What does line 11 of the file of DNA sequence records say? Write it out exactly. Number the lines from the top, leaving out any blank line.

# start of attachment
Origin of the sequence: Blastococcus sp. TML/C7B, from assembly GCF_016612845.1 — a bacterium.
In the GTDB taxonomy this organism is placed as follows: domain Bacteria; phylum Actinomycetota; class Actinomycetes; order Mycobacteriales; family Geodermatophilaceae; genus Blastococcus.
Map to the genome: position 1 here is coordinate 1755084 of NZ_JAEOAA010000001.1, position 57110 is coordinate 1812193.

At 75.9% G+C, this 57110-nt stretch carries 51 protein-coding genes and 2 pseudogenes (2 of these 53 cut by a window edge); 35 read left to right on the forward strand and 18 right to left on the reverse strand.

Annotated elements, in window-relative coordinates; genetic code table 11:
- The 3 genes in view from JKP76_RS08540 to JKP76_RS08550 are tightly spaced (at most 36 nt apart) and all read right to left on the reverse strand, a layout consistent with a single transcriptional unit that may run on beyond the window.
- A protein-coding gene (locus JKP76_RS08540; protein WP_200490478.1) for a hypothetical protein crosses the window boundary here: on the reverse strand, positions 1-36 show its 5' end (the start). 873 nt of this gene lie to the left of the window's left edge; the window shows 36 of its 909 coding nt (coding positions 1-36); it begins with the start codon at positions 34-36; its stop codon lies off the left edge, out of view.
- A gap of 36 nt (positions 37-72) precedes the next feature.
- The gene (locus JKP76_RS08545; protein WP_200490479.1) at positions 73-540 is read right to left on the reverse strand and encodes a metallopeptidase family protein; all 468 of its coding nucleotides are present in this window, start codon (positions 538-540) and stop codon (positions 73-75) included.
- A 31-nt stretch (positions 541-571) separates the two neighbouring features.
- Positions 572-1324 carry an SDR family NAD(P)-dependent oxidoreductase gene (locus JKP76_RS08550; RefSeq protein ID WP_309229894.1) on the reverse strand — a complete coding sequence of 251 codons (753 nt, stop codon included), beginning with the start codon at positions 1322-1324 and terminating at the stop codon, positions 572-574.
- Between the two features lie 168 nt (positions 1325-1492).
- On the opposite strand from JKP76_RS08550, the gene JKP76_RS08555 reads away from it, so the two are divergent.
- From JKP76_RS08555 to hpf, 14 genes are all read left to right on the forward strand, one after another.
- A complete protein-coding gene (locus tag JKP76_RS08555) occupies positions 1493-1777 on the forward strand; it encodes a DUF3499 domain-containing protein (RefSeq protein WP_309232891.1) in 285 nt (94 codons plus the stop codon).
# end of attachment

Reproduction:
- Positions 572-1324 carry an SDR family NAD(P)-dependent oxidoreductase gene (locus JKP76_RS08550; RefSeq protein ID WP_309229894.1) on the reverse strand — a complete coding sequence of 251 codons (753 nt, stop codon included), beginning with the start codon at positions 1322-1324 and terminating at the stop codon, positions 572-574.